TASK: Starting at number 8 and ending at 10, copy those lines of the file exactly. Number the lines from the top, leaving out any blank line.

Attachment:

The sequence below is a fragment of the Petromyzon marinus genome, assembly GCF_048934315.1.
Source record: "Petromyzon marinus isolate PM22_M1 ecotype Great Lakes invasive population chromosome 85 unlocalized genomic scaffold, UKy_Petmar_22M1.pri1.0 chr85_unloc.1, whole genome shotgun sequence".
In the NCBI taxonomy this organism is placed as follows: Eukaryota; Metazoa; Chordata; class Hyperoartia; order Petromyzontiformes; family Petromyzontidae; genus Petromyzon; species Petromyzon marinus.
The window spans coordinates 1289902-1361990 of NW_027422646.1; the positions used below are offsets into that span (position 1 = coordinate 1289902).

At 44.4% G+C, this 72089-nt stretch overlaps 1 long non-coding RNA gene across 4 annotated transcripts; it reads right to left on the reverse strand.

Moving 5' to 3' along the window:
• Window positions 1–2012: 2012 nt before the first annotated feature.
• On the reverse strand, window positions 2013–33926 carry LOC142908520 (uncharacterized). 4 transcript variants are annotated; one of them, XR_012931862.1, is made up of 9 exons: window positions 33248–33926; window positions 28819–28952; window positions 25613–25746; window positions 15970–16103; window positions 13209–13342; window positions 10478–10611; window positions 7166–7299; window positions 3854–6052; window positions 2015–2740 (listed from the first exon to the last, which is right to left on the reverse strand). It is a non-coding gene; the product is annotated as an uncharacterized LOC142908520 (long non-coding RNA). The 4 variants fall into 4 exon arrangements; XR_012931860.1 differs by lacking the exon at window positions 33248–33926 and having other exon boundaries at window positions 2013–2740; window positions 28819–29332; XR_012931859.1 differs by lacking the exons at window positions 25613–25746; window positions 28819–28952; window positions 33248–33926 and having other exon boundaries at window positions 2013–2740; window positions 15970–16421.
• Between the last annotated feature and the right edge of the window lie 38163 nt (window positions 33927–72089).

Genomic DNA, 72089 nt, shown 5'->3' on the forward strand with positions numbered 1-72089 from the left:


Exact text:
• On the reverse strand, window positions 2013–33926 carry LOC142908520 (uncharacterized). 4 transcript variants are annotated; one of them, XR_012931862.1, is made up of 9 exons: window positions 33248–33926; window positions 28819–28952; window positions 25613–25746; window positions 15970–16103; window positions 13209–13342; window positions 10478–10611; window positions 7166–7299; window positions 3854–6052; window positions 2015–2740 (listed from the first exon to the last, which is right to left on the reverse strand). It is a non-coding gene; the product is annotated as an uncharacterized LOC142908520 (long non-coding RNA). The 4 variants fall into 4 exon arrangements; XR_012931860.1 differs by lacking the exon at window positions 33248–33926 and having other exon boundaries at window positions 2013–2740; window positions 28819–29332; XR_012931859.1 differs by lacking the exons at window positions 25613–25746; window positions 28819–28952; window positions 33248–33926 and having other exon boundaries at window positions 2013–2740; window positions 15970–16421.
• Between the last annotated feature and the right edge of the window lie 38163 nt (window positions 33927–72089).

Genomic DNA, 72089 nt, shown 5'->3' on the forward strand with positions numbered 1-72089 from the left: